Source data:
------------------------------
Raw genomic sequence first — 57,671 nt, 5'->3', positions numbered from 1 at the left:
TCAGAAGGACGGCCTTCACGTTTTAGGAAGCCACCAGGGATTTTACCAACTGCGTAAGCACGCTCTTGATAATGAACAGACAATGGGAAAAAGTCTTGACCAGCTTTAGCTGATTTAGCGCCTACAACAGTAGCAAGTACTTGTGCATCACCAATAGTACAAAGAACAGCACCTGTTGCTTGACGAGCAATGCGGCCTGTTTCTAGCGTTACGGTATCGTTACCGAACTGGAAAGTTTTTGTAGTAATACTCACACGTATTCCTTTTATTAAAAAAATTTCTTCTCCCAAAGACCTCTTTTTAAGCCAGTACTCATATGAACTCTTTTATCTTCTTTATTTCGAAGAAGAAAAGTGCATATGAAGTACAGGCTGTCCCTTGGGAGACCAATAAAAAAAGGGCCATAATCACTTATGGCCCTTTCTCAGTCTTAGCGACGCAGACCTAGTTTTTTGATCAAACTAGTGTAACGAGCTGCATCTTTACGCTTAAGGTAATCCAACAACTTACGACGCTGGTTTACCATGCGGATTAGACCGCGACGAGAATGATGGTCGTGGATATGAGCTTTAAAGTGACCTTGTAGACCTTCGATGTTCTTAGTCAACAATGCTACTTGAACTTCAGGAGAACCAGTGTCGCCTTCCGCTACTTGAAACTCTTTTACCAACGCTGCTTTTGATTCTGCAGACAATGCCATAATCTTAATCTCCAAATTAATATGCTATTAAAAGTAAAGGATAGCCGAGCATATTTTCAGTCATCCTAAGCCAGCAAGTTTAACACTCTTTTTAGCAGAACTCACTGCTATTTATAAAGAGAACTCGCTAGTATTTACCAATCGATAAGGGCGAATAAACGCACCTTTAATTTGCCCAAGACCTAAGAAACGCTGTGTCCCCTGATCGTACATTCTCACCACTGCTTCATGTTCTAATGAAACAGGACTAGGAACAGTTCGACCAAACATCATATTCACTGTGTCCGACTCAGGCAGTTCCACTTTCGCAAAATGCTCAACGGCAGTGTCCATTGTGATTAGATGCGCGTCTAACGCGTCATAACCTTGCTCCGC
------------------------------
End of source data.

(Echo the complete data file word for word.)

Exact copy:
Raw genomic sequence first — 57,671 nt, 5'->3', positions numbered from 1 at the left:
TCAGAAGGACGGCCTTCACGTTTTAGGAAGCCACCAGGGATTTTACCAACTGCGTAAGCACGCTCTTGATAATGAACAGACAATGGGAAAAAGTCTTGACCAGCTTTAGCTGATTTAGCGCCTACAACAGTAGCAAGTACTTGTGCATCACCAATAGTACAAAGAACAGCACCTGTTGCTTGACGAGCAATGCGGCCTGTTTCTAGCGTTACGGTATCGTTACCGAACTGGAAAGTTTTTGTAGTAATACTCACACGTATTCCTTTTATTAAAAAAATTTCTTCTCCCAAAGACCTCTTTTTAAGCCAGTACTCATATGAACTCTTTTATCTTCTTTATTTCGAAGAAGAAAAGTGCATATGAAGTACAGGCTGTCCCTTGGGAGACCAATAAAAAAAGGGCCATAATCACTTATGGCCCTTTCTCAGTCTTAGCGACGCAGACCTAGTTTTTTGATCAAACTAGTGTAACGAGCTGCATCTTTACGCTTAAGGTAATCCAACAACTTACGACGCTGGTTTACCATGCGGATTAGACCGCGACGAGAATGATGGTCGTGGATATGAGCTTTAAAGTGACCTTGTAGACCTTCGATGTTCTTAGTCAACAATGCTACTTGAACTTCAGGAGAACCAGTGTCGCCTTCCGCTACTTGAAACTCTTTTACCAACGCTGCTTTTGATTCTGCAGACAATGCCATAATCTTAATCTCCAAATTAATATGCTATTAAAAGTAAAGGATAGCCGAGCATATTTTCAGTCATCCTAAGCCAGCAAGTTTAACACTCTTTTTAGCAGAACTCACTGCTATTTATAAAGAGAACTCGCTAGTATTTACCAATCGATAAGGGCGAATAAACGCACCTTTAATTTGCCCAAGACCTAAGAAACGCTGTGTCCCCTGATCGTACATTCTCACCACTGCTTCATGTTCTAATGAAACAGGACTAGGAACAGTTCGACCAAACATCATATTCACTGTGTCCGACTCAGGCAGTTCCACTTTCGCAAAATGCTCAACGGCAGTGTCCATTGTGATTAGATGCGCGTCTAACGCGTCATAACCTTGCTCCGC